Labor Commissioner Mark Butler said it was the lowest since 2008 and a significant drop from December 2012.
“This time last year the unemployment rate was 8.4 percent,” he said in a statement.
The rate dropped primarily because 11,192 more Atlanta residents were employed in December, mostly due to seasonal hiring in retail trade, transportation and warehousing.
“Mostly it had to do with the fact that we saw the Atlanta area increase in jobs,” Butler said. “We saw several sectors do very well – trade, transportation, utilities, financial activities and manufacturing all gained jobs last month.”
The number of jobs in metro Atlanta at 2,450,900 is the highest since May 2008.
“If you take a look at comparing this year to the same time last year, there’s almost 59,000 more jobs in the Atlanta area and the good news is those jobs are spread out through most of the major sectors,” he said.
Butler said he is encouraged by the trend.
“We’ve seen a very interesting year; there were ups and downs but we will see improvement,” he said. “Employers are continuing to head in the right direction and more Georgians are going to be going back to work.”
Georgia’s seasonally adjusted unemployment rate for December was 7.4 percent, down from 7.6 percent in November and 8.7 percent in December 2012.
Fulton County saw about 1,000 more residents at work, but its jobless numbers were higher than the state and metro results.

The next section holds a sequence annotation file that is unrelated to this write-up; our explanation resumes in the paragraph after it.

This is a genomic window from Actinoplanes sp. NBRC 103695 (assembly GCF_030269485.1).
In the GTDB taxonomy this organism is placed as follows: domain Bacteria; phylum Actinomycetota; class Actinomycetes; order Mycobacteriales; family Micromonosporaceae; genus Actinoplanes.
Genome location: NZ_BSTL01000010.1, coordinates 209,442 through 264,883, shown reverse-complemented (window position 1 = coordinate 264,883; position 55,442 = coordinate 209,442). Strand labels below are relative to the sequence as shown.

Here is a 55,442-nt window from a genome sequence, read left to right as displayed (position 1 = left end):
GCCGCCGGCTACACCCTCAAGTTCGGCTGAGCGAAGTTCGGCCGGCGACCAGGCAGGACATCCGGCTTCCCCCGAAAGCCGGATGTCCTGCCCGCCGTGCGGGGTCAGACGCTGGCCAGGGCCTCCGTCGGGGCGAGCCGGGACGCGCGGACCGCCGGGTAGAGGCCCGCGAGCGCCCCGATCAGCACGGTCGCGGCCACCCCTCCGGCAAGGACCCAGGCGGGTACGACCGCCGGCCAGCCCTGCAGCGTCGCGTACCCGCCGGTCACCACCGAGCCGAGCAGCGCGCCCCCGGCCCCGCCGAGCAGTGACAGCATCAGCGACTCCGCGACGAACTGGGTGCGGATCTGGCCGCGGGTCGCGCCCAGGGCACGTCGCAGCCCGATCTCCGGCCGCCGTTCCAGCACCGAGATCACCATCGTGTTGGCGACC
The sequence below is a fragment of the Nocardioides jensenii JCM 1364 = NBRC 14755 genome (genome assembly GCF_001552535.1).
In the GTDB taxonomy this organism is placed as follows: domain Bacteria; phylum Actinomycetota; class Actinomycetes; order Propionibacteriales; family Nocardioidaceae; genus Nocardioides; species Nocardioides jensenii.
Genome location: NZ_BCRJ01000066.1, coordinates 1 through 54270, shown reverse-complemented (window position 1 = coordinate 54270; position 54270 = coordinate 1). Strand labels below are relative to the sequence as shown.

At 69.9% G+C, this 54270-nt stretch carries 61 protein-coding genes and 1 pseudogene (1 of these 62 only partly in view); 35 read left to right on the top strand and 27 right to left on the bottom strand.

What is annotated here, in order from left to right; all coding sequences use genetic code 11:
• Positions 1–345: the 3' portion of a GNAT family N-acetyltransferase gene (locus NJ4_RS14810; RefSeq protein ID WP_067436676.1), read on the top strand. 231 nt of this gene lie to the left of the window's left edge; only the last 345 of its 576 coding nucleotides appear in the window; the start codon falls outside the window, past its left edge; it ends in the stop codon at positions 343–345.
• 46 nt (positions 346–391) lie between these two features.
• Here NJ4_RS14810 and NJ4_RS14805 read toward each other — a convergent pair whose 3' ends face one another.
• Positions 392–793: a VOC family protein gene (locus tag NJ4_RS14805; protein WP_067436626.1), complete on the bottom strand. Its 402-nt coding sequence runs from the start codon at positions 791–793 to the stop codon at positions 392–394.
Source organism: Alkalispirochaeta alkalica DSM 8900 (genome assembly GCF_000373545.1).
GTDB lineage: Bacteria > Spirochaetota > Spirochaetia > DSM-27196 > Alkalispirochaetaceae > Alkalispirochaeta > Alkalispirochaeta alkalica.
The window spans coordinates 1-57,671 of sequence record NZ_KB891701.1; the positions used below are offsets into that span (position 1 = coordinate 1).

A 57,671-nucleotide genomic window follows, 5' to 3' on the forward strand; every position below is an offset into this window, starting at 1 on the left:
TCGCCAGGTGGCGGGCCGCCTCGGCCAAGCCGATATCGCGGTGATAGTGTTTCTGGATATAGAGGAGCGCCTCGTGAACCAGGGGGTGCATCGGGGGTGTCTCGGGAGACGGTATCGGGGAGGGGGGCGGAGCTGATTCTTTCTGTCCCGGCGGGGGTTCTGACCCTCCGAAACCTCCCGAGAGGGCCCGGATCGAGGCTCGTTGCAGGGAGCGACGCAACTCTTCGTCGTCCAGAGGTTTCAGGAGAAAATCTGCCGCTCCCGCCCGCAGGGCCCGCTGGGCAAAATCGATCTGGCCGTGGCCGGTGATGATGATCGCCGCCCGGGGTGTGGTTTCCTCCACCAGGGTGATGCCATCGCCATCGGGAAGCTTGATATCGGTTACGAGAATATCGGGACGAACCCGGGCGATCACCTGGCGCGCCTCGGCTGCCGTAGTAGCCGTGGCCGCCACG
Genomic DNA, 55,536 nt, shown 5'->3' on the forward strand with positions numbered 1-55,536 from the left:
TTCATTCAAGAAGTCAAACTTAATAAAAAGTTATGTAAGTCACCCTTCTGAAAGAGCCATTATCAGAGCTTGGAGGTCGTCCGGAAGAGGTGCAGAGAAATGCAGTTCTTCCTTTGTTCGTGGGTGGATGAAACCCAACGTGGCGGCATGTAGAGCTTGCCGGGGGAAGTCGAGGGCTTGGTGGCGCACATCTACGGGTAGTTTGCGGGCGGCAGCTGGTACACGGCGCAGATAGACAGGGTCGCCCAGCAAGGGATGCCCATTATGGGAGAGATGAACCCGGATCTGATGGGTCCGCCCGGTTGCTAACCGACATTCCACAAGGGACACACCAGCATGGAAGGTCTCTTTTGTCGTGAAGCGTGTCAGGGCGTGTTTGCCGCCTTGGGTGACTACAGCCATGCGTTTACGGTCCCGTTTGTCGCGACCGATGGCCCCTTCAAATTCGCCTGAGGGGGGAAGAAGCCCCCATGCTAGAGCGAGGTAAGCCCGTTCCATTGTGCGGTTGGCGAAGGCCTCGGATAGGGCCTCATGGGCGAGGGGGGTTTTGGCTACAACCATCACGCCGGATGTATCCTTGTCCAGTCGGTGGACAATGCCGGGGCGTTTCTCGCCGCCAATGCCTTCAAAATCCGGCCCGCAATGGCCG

The county’s unemployment rate was 7.5 percent in December.
It was an improvement over November, in which 7.7 percent of the work force was unemployed, and a decrease from December 2012, when the rate was 9.2 percent.
East Point still struggles with high unemployment, although about 100 more residents were in the work force in December, with a rate of 10.7 percent.
The rate fell from November’s 11.3 percent and is an improvement over December 2012, when the rate was 12.8.
In neighboring counties, the rates were DeKalb, 7.2 percent; Clayton, 8.7; Fayette, 6.3; Coweta, 6.4; Carroll, 8.5; Douglas, 7.3; Cobb, 6.1; Cherokee, 5.6; Forsyth, 5 and Gwinnett, 6.1.
Statewide, Oconee County had the lowest jobless rate at 3.8 percent, while Telfair County in south Georgia had the highest at 16.1 percent.
Labor department spokesman Sam Hall said in a statement the metro Atlanta increase in jobs represented a 2.5 percent hike year-over-year.
“Over the year the number of jobs increased by 58,900, or 2.5 percent, since December 2012, when there were 2,392,000 jobs,” he said. “Most of the gains came in professional and business services, 12,700; trade, transportation and warehousing, 12,400; leisure and hospitality, 11,000; and education and health services, 10,800.”
At the same time, Hall said, the number of new layoffs, represented by initial claims for unemployment insurance benefits, increased 44.8 percent from November.
Butler said the increase was seasonal.
On the Web: www.employgeorgia.com